8. The New York Yankees Trained in Asbury Park During WW2
In 1943, the New York Yankees did their spring training in Asbury Park rather than the state of Florida, which was their original intention. This was because rail transportation was needed for other, more important purposes during World War 2, meaning that sports teams had to make do with local rather than national training sites.
9. Was Affected Negatively By the Garden State Parkway
Roads can bring increased traffic to the towns situated on them, but it is important to remember that they can also decrease traffic in the other towns in the region. A perfect example of this principle can be seen in the Garden State Parkway, which stretches the entire length of the state of New Jersey. However, since it opened up other possibilities, it lowered the number of visitors to Asbury Park because people no longer had to limit themselves to taking trains in order to see the sea.
10. Another Blow Came From Six Flags Great Adventure
Likewise, sources of competition can also have a negative effect on the number of visitors to a particular place. In this case, Asbury Park suffered a further blow when Six Flags Great Adventure opened up, thus creating a fierce competitor combining a theme park with a drive-in safari situated at a convenient location on New Jersey’s transportation system. Unfortunately, Asbury Park’s own entertainments were not capable of matching the competition, particularly once the falling number of visitors had resulted in a falling number of revenues.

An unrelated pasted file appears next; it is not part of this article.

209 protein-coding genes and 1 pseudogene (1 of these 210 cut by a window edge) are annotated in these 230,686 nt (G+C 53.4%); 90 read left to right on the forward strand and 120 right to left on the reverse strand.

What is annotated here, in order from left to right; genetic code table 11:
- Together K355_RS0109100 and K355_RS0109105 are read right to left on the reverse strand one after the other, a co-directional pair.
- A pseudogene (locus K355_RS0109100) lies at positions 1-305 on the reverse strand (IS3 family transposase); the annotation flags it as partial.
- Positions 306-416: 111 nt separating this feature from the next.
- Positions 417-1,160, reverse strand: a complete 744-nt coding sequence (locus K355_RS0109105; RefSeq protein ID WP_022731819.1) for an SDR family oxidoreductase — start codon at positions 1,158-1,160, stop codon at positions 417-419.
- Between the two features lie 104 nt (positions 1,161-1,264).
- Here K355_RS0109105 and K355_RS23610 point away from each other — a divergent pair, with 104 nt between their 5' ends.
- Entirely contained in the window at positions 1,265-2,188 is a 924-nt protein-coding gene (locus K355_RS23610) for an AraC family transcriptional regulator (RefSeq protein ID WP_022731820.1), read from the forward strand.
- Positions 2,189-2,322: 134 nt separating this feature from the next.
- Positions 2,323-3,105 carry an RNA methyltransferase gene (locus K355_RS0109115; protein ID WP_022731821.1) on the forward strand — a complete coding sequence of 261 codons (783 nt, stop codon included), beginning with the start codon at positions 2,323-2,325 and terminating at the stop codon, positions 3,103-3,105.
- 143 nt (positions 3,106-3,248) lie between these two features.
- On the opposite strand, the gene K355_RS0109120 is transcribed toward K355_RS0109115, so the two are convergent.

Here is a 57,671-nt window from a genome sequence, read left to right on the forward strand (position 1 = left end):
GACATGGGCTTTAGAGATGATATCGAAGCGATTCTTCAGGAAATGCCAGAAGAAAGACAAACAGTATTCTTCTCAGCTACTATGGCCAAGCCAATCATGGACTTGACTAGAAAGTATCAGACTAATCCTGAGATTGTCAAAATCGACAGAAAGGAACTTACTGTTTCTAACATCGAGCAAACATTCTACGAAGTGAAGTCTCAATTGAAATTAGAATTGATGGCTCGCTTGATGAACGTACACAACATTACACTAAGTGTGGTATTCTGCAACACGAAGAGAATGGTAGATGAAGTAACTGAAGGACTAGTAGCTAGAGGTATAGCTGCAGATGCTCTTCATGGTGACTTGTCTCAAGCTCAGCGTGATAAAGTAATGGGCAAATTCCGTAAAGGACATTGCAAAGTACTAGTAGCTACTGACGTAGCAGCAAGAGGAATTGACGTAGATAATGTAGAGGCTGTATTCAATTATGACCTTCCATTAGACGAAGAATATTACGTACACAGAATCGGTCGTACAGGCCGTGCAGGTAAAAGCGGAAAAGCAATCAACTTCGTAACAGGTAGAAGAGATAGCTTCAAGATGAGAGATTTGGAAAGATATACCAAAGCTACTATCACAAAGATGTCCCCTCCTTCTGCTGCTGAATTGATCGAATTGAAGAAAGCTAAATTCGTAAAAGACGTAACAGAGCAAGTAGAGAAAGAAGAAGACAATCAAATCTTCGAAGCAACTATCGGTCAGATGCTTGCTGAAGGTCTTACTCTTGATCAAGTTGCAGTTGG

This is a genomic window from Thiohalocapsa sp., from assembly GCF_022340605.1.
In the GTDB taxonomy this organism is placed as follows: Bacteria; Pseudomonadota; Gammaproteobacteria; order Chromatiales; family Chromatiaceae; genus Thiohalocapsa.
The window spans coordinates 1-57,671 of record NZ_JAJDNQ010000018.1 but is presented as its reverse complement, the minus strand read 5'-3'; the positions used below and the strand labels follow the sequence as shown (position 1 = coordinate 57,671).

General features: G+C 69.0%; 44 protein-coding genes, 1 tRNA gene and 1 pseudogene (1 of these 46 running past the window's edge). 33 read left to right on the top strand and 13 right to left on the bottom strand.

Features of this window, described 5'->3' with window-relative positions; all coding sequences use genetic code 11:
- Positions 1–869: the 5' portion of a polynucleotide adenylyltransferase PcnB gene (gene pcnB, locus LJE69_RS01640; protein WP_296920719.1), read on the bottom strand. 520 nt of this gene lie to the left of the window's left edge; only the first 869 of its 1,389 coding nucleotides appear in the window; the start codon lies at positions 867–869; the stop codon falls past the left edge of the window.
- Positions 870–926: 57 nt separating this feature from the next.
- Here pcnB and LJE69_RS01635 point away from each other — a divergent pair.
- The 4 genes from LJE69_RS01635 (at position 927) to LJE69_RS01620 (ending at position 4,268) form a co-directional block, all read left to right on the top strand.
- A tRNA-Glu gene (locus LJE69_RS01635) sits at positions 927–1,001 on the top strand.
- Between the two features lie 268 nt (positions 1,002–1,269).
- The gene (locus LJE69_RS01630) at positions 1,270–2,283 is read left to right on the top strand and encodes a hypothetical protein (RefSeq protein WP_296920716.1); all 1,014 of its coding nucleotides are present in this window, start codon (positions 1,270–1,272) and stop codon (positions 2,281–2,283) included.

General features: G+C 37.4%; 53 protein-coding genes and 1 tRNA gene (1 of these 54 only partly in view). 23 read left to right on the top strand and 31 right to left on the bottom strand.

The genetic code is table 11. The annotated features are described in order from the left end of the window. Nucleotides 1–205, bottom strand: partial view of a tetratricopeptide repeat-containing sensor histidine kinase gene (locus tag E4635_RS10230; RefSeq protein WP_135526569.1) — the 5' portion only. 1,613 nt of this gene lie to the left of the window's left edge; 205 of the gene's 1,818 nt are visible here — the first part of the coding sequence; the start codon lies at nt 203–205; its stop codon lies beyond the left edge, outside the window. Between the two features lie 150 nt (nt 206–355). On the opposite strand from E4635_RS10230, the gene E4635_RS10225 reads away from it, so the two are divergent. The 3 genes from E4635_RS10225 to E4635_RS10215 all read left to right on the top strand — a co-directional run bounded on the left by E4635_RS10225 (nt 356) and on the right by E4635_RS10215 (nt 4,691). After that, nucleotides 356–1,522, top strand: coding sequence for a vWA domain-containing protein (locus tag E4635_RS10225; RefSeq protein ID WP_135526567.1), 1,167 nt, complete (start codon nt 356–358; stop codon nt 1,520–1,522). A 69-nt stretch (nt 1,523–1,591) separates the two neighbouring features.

11. Was Home to Tillie
At one point in time, Asbury Park was home to Tillie, which refers to two murals of a grinning figure that became something of a mascot for the Jersey Shore as a whole. Originally, the two murals decorated the side of the Palace Amusements building, serving to advertise its services while also referencing similar signage on a similar building over in Coney Island, New York. Unsurprisingly, there has been a fair amount of Tillie merchandise sold over the years.
12. Is Still Home to Tillie